One of the best compliments anyone can give you, no matter how talented and renowned you are, is “he sure seems like a regular guy” or “I would have never guessed that she is a world champion shooter.” And if you ask, they will all tell you the same thing: “Oh yeah, I had to pay my dues.”


Criminal Justice Career Paths


+113
  • Sany2509_max50

    TeXcAt

    almost 5 years ago

    4 Comments

    Obviously dreams or thoughts come true if you try..

  • Terry_smith_max50

    mstrts1

    almost 5 years ago

    24 Comments

    Excellent points!

  • Photo_user_blank_big

    bluesclue4u

    almost 5 years ago

    56 Comments

    I wonder if she wears a Vest ?

  • Patch_max50

    con804

    almost 5 years ago

    130 Comments

    Well, that is one way to look at it but I am still going to continue on my own path.

  • 1884-turner01_max50

    Jumbolegz

    almost 6 years ago

    32 Comments

    Great article. Stupid lady. She was given an opportunity to join the police force...and THAT is what you respond with? Ignorance MUST be bliss.

  • Admiral_field_cropped_max50

    jonathan257

    about 5 years ago

    110 Comments

    Yea, this was a good article. Just being a police officer would be an accomplishment in itself, opportunities for other things within the department will always come around. You have to learn to walk before you learn to run.

  • S1224030704_30136538_8544_max50

    bowiestate13

    about 5 years ago

    4 Comments

    I am appart of the "young generation" however, I don't know if I was raised differently than the majority or what but I know that everything I was or will be blessed with I will have to work for. I am certain I will bring this philosophy with me when I decide to join the force. With any career you have to start somewhere you may not want to be to get where you need to be. I believe this career is no different. I am willing to pay my dues, after all I am here to learn. I know it will only make me better as a cop and as a overall person. This article, in my opinion, has great information that I will use to better my knowledge in the law enforcement world.

  • M_d44d31cab78a1a2733c227cc1d286557_max50

    mufu6656

    about 5 years ago

    2 Comments

    the author of this article knows what he is talking about. it's really great.

  • Photo_user_blank_big

    Anonymous

    about 5 years ago

    The young generation always feel something is owed to them. I am 36 and just starting out. 15 years ago I was like them, but I know it will take hard work and time to move up. I think they get this attitude from the things they see on TV. Hard work pays off, I know that for a fact. You have to start at the bottom, those that think they are owed something are dangers to themselves and others because they think they know it all already.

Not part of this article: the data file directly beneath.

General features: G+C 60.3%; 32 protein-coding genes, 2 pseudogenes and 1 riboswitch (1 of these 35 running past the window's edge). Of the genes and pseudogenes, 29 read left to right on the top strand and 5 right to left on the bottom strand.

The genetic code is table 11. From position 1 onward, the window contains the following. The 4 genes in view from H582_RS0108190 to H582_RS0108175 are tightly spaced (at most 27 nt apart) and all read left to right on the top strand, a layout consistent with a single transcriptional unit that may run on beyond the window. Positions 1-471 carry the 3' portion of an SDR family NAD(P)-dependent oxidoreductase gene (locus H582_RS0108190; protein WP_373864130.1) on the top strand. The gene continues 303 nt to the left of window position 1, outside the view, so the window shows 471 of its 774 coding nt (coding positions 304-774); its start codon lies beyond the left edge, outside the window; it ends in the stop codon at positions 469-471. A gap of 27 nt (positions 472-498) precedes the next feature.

• 1393794_10151798561878138_392793313_n_max50

    Blueblood1974

    about 5 years ago

    5202 Comments

    Great article.

  • B-25_max50

    michaelramz

    about 5 years ago

    36 Comments

    You speak the truth as always, Sgt. The attitudes among the younger generations of officers is astounding to me. They all seem to come from a generation that does not believe in hard work, but they expect immediate gratification.

  • Dscf2149_max50

    meadfender

    about 5 years ago

    4 Comments

    this write must have been well thought out in a gated community. The defying of arrogance continues to dischord us. protect and serve would really be humiliating had the cycle been full circle. Being American and defining its fabric cultivates emotional warfare between us. and we all end up with scars. as long as we have to protect, the advancement of humanity will be sub-dued and stagnated. What we need is positive vibration, like using rubber bullet.

  • Photo_user_blank_big

    chrisREED73

    about 5 years ago

    6 Comments

    what do i havet to do to become a cop without a deploma are a degree

  • Camndad_max50

    Motorcop_213

    about 5 years ago

    22722 Comments

    Great article! I have seen the tendancy emerge among young officers thinking they should automatically be given the assignments many have worked hard for years to achieve.

  • M_84c7a84cabfa4bcbf2857d50d9e7ce69_max50

    Capt_EvanScott

    about 5 years ago

    146 Comments

    I fully read you're article officer and after a full review, I think it was incredibly well written and very informative and accurate. However, after a second look and double take, please allow me to make a correction on the use of word incapable if I may. After double checking the dictionary, I believe you meant to say insatiable or something to that effect. It would make a whole lot more sense to me. Thanks for you're effort and let me know what you think. Thanks, Capt. Ev